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Originally Posted by amosnandy View Post
Yes, most tags can be lifted. Quick story. While driving semi in a snowstorm came up a pretty good grade to find all traffic stopped. Old guy with a 45í motorhome spun out, blocking all lanes and just sat and spun. Not much snow, a little icy. I walked up, he looked frantic, I asked if I could help. He let me get in, behind the steering wheel, it had a tag axel pressure gauge. I reached over, dumped and lifted the tag, backed up about 5 feet and drove right out of there. Never underestimate how much weight is on the tag.
Great story and information. Thank you.
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Old 06-21-2021, 01:41 PM   #22
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Originally Posted by amosnandy View Post
I think as a truck driver you know the answer. Always calculate tail swing from the center of the forward most axel to the rear of the unit. Watch the guys with the split axel trailers. The front axel makes the turn while the rear axel just gets drug around the corner.
Agreed.

When driving, I have driven Reefer straight trucks of single and tandem axel configurations. 18 to 26 foot boxes. Semi's 36', 40' and 45 foot trailers. All Reefers. None ever had tag axels or air ride. The trailers all had fixed axels and yes you could spin them around and leave plenty of rubber on the road.

I felt bad for the guy tagging the fuel pump and he said he knew better and just had a lapse in judgement. We can all relate to that occurrence.
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Old 06-24-2021, 03:20 PM   #23
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No, distance from rotation point is the deciding factor
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Old 06-24-2021, 04:30 PM   #24
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Tail wag

Quote:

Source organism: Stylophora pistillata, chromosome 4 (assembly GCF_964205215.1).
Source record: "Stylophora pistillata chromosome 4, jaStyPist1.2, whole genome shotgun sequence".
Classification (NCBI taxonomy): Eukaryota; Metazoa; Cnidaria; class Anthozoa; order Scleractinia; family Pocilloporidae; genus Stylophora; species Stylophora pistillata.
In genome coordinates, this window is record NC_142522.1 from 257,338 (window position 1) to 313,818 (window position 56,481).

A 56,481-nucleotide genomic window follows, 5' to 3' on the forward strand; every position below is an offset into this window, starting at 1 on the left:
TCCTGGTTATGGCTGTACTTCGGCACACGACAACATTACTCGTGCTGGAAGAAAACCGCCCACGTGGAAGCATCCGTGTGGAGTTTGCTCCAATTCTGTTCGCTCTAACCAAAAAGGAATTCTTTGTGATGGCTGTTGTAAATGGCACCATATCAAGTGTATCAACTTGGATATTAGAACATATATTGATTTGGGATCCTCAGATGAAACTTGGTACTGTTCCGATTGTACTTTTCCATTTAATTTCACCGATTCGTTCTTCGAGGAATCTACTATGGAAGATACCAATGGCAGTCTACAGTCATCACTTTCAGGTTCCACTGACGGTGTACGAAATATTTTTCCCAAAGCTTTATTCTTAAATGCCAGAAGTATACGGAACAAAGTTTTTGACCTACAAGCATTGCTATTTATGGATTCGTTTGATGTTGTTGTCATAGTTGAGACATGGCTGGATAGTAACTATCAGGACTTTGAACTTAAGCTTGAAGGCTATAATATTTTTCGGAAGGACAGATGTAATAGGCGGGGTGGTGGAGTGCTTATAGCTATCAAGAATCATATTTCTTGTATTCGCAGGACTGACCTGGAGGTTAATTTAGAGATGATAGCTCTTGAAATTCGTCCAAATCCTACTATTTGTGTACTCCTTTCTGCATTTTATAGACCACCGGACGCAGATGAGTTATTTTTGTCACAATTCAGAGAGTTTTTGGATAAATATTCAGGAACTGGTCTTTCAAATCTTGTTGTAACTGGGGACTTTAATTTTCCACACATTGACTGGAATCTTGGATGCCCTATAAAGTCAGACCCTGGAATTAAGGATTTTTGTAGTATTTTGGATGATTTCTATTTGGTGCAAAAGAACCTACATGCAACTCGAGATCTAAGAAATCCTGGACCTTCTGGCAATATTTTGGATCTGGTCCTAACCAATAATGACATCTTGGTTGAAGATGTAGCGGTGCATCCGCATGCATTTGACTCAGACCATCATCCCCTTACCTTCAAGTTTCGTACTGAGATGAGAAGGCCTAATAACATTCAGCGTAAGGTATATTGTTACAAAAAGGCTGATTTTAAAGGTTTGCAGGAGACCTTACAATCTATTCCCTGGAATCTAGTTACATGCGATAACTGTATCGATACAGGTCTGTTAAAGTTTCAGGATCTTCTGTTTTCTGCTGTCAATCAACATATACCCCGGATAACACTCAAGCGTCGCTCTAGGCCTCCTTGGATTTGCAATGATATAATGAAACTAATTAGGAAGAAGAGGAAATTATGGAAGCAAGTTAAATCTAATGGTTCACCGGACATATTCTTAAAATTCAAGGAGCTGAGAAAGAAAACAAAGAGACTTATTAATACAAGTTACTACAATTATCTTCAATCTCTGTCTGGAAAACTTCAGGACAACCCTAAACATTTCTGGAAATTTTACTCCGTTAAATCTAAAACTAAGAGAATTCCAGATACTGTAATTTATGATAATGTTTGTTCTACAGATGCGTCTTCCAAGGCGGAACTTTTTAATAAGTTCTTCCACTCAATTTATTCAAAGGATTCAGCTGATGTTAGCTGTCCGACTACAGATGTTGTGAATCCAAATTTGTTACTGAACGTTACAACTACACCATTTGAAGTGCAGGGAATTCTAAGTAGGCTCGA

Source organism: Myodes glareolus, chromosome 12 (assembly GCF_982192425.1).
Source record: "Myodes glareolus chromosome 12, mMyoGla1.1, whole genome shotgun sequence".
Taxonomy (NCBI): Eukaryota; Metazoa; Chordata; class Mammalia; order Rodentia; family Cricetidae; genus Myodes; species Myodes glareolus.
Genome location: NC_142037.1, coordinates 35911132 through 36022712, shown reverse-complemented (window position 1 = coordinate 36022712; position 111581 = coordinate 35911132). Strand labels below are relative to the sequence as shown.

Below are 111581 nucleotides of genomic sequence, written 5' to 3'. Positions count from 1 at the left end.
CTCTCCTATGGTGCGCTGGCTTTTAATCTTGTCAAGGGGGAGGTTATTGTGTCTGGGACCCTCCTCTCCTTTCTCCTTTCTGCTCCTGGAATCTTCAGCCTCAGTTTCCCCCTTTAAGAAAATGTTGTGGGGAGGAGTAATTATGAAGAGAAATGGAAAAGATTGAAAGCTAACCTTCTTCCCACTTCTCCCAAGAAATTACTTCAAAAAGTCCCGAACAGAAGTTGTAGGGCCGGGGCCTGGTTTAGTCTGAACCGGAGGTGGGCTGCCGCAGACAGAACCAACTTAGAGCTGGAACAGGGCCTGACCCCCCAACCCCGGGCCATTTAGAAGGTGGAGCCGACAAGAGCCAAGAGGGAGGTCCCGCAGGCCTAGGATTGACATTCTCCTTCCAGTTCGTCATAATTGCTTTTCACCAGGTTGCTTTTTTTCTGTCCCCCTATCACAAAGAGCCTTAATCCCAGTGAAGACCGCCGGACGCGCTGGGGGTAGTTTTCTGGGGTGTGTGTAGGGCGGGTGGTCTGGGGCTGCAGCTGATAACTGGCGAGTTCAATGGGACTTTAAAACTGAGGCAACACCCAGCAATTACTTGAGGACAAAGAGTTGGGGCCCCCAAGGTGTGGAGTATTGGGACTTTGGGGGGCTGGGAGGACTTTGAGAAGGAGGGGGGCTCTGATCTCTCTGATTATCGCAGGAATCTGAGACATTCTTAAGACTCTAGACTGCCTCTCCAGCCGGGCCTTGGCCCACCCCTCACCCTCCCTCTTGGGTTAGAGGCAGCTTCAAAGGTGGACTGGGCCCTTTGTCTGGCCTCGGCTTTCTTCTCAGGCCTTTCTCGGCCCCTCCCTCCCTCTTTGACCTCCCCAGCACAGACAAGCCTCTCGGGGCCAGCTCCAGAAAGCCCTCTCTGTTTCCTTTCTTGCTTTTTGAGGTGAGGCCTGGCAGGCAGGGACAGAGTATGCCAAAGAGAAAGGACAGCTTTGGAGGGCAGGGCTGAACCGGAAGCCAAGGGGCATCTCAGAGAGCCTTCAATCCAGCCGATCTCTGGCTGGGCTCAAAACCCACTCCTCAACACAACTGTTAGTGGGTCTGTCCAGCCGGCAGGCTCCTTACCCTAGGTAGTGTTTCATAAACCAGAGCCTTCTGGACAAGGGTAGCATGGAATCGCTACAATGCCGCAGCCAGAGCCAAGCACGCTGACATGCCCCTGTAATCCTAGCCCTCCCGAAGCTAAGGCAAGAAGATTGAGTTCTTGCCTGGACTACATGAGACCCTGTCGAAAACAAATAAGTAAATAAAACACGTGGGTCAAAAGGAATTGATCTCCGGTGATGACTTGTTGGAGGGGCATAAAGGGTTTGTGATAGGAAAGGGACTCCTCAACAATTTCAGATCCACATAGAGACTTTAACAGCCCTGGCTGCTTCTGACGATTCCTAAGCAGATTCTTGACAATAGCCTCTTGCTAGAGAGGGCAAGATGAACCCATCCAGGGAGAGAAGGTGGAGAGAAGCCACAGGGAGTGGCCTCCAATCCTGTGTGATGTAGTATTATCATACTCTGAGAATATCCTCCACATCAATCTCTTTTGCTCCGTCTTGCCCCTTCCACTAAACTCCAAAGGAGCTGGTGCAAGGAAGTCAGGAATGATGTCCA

Originally Posted by Stonehands View Post
Hello Friends.

Our coach is a 2007 Fleetwood Revolution LE40E on a Spartan Chassis. Love it. It is single axel with no tag axel.

On the topic of rear end swing, how much is it reduced with a tag axel? Just curious. As a former truck driver I know the impact, no pun intended, of Ass Swing on a rear of a straight truck or trailer.

I saw a RV Class nestle tip to the side of the pump this past week and when he pulled away and made a sharp left hand turn, his rear end bumped the pump. He was on the inside of the pump. He was clueless of watching his rear when turning which surprised me.

Would a tag axel have any impact on this very real scenario?
I have driven an Eagle (old Trailways) and a MCI-7 (old Greyhound) both with tag axles and no wagging tail.

In addition I have extensive experience driving things with long overhang behind the rear most axle.

With apologies if I offend any drivers but it is my OPINION that most tail wagging is driver induced.

If you find you are constantly making very minor steering corrections, you are inducing the wag.
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Old 06-24-2021, 04:40 PM   #25
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My gasser had way more tail swing than my current DP with tag. The tag can be dumped, and ours is also steerable. The rear tires going forward track in the same track as the front at low speed. In reverse, the tag is dumped. It turns amazingly sharp. Wheel cut makes a difference in ways I didnít understand until I drove it. My 44 with tag turns tighter and is easier to maneuver than my 37í gasser was. Look at all the factors of the coach you are interested in. A modern DP has modern equipment and features, but an older one will have the limitations of its time. It all depends.
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Old 06-24-2021, 05:14 PM   #26
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[QUOTE=BruceDeville;5804806]I have driven an Eagle (old Trailways) and a MCI-7 (old Greyhound) both with tag axles and no wagging tail.

In addition I have extensive experience driving things with long overhang behind the rear most axle.

With apologies if I offend any drivers but it is my OPINION that most tail wagging is driver induced.

If you find you are constantly making very minor steering corrections, you are inducing the wag.[/QUOTE


Did you even read the posts? This is about tail swing when turning, not tail wagging when driving.
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Old 06-24-2021, 08:45 PM   #27
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I was wondering. I've never seen a Trailways/Greyhound type bus with much overhang.
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Old 06-25-2021, 03:54 AM   #28
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I believe tail wag is more noticed on gas models I installed a rear track bar and was very pleased with the reduction of tailwag. I immediately noticed a reduction steering input.